|OPERA: Les Trois Souhaits; Jour de Bonté; Spalicek; Soldier and the Dancing Girl; Les Jeux de la St. Vierges.|
|ORCHESTRA: La Bagarre; Concerto for 'Cello and Orchestra; Symphony; Half-Time; Prelude and Entr'acte; Concerto for Violin and Orchestra; Inventions.|
|CHAMBER MUSIC: First String Quartet; Second String Quartet; Quintet; Trio; Duo for Violin and Violoncello; Third String Quartet; String Sextet.|
About Bohuslav Martinu:
Chesterian 13:48November 1931; Modern Music 8:29May-June 1931.
Important recording of music by Bohuslav Martinu:
NATIONAL GRAMOPHONE SOCIETY: Duo for Violin and 'Cello.
AMONG modern Austrian composers, Joseph Marx holds an important position. He was born on May 11, 1882 in Graz and, tho he was interested in music from boyhood days, he first obtained a more rigorous training in academic subjects at the University. As music became of greater interest in his life, he began to specialize in musicology at the University, finally acquiring a Ph. D. for a brilliant but abstruse thesis, "The Functions of Intervals in Harmony and Melody for the Comprehension of Time-Complexes."
Recognition for his creative work came to him at a comparatively early age. Still too uncertain of himself to venture into the larger forms of composition, he produced a group of songs which attracted considerable attention among discriminating critics because of their charm and delicacy.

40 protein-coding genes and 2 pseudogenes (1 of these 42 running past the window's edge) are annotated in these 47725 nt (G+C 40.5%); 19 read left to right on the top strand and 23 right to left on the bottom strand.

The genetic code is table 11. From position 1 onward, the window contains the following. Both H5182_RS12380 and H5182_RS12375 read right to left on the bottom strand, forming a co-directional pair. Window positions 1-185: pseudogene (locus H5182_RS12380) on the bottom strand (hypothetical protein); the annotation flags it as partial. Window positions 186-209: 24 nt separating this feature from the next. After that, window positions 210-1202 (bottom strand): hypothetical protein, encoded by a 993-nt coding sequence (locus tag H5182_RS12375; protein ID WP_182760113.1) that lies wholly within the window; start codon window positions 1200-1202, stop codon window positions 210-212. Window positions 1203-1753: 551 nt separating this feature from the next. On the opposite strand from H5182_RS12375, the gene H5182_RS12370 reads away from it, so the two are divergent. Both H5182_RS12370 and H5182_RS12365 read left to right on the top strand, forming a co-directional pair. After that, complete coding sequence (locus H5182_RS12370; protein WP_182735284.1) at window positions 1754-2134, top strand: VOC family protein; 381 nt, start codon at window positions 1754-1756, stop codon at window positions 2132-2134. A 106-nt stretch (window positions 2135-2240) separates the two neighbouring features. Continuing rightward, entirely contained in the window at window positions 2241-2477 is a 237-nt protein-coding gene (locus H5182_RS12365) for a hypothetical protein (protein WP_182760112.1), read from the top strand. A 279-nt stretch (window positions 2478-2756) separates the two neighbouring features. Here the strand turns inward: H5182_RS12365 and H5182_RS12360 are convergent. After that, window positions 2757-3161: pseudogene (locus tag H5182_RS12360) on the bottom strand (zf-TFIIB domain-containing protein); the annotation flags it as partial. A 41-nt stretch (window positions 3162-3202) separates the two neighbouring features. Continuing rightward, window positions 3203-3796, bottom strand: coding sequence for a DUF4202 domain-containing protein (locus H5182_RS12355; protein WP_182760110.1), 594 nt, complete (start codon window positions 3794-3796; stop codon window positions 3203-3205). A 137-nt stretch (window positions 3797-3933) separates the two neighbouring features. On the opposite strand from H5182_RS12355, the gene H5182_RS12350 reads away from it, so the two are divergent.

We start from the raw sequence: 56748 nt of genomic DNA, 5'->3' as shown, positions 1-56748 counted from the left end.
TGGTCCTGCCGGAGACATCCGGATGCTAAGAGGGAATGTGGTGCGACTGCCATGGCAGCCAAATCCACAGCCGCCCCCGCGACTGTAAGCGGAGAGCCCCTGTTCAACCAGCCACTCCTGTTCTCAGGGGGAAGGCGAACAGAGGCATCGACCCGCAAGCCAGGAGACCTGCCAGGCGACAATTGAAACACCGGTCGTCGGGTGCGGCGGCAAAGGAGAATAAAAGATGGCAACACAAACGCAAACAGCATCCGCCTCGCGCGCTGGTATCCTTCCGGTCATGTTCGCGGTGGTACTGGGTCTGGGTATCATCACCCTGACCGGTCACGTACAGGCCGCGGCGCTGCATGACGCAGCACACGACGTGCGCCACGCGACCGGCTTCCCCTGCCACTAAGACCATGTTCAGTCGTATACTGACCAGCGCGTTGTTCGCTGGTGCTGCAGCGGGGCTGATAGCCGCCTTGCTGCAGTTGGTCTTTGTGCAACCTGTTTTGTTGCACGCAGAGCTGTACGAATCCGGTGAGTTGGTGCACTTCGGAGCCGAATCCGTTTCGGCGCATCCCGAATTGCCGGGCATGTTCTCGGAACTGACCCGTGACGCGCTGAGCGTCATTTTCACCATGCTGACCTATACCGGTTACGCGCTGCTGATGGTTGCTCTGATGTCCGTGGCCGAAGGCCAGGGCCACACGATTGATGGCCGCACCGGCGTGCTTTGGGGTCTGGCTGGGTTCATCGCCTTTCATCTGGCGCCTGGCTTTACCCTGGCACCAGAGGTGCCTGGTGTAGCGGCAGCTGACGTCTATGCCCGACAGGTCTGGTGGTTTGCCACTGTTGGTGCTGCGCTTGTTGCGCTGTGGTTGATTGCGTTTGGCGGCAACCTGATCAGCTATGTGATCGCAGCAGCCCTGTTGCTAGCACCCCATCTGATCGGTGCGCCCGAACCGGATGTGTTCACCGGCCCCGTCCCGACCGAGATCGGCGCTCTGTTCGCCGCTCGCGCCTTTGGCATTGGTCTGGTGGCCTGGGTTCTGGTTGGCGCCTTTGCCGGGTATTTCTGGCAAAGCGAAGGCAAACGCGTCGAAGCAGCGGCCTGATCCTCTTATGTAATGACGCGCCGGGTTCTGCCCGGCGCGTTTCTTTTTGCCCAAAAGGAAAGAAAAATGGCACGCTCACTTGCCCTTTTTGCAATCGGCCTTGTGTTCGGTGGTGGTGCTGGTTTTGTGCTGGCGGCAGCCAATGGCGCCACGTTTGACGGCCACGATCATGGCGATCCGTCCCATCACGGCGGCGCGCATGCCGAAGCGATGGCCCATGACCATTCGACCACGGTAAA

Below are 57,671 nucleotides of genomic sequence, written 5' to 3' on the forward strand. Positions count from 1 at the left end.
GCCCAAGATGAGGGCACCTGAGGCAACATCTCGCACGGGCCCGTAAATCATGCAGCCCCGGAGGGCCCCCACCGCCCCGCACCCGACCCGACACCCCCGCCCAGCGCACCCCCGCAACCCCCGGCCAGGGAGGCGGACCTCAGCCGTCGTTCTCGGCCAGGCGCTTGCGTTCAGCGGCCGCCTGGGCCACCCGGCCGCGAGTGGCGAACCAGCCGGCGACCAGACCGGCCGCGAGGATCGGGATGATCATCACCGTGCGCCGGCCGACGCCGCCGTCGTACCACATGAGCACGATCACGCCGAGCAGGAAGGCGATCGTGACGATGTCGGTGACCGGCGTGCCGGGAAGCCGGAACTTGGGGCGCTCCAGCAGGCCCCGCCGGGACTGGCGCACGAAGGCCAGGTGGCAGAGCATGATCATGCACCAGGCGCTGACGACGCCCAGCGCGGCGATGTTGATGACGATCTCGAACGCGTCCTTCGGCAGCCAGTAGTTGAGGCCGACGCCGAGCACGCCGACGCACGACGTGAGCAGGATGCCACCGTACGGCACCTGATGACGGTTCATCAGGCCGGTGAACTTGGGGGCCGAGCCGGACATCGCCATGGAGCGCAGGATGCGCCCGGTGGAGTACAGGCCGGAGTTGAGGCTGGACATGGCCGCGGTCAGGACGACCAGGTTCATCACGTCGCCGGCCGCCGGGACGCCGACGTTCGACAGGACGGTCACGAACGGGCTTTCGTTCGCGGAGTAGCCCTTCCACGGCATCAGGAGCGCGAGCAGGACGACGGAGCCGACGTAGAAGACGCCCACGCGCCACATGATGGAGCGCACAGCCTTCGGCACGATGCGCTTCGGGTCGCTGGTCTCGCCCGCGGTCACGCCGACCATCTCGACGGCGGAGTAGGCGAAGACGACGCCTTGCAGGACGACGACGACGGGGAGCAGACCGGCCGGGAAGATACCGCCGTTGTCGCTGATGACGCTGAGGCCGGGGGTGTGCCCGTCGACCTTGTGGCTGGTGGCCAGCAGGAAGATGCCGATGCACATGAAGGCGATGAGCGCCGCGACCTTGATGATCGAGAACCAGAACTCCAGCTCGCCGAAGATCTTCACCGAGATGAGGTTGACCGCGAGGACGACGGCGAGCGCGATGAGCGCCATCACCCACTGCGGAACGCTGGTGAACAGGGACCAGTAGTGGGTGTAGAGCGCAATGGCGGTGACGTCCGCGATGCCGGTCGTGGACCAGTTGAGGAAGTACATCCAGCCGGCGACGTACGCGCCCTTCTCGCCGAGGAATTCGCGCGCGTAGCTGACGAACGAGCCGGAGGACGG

As early as 1912, Ernest Newman criticized Joseph Marx's songs in this fashion: "I know nothing of him except that he has published two sets of Lieder und Gesange . . . almost all of which are remarkable. His harmonic idiom is among the richest of our time. . . . Some of the songs are masterpieces of ease and concision as Marienlied and Wie Einst--the latter in particular being a most beautiful specimen of what may be called the lyric prose of music. And altho a brooding intensity seems on the whole Marx's most characteristic emotional note, there are ample evidences even among this handful of songs that his scope is wider than this. He has at his command the fantastic, the ironic- humorous ( Warnung), the healthily glad ( Sommerlied) and the melancholy-bizarre ( Valse de Chopin)."
Until the beginning of the War, Graz remained his home. Then, when his early success convinced him emphatically that he wanted to become a serious composer, he left for the Capital city, where henceforth he was to be an important personality in musical life. In 1922, he was appointed director of the Academy of Music in Vienna, and since that time he has acquired great prestige both as teacher and as composer.